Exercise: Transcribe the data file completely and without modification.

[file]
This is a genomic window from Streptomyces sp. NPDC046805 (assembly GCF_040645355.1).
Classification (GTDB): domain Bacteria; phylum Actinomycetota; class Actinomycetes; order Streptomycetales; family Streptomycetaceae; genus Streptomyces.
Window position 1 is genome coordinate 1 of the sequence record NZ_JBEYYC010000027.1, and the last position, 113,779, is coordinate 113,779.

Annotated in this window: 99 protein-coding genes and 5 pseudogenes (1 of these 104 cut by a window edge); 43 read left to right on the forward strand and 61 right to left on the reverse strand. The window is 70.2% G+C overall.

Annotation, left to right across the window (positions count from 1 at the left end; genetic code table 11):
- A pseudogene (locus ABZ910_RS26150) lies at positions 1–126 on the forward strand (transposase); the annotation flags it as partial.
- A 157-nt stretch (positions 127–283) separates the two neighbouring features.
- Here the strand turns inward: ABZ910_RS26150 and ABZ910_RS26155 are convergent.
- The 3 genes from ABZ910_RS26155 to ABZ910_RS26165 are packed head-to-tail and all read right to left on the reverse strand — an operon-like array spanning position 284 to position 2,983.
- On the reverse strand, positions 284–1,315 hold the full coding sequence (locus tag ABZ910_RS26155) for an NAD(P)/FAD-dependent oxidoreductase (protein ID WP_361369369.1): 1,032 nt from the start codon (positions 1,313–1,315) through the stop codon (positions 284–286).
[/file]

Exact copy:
This is a genomic window from Streptomyces sp. NPDC046805 (assembly GCF_040645355.1).
Classification (GTDB): domain Bacteria; phylum Actinomycetota; class Actinomycetes; order Streptomycetales; family Streptomycetaceae; genus Streptomyces.
Window position 1 is genome coordinate 1 of the sequence record NZ_JBEYYC010000027.1, and the last position, 113,779, is coordinate 113,779.

Annotated in this window: 99 protein-coding genes and 5 pseudogenes (1 of these 104 cut by a window edge); 43 read left to right on the forward strand and 61 right to left on the reverse strand. The window is 70.2% G+C overall.

Annotation, left to right across the window (positions count from 1 at the left end; genetic code table 11):
- A pseudogene (locus ABZ910_RS26150) lies at positions 1–126 on the forward strand (transposase); the annotation flags it as partial.
- A 157-nt stretch (positions 127–283) separates the two neighbouring features.
- Here the strand turns inward: ABZ910_RS26150 and ABZ910_RS26155 are convergent.
- The 3 genes from ABZ910_RS26155 to ABZ910_RS26165 are packed head-to-tail and all read right to left on the reverse strand — an operon-like array spanning position 284 to position 2,983.
- On the reverse strand, positions 284–1,315 hold the full coding sequence (locus tag ABZ910_RS26155) for an NAD(P)/FAD-dependent oxidoreductase (protein ID WP_361369369.1): 1,032 nt from the start codon (positions 1,313–1,315) through the stop codon (positions 284–286).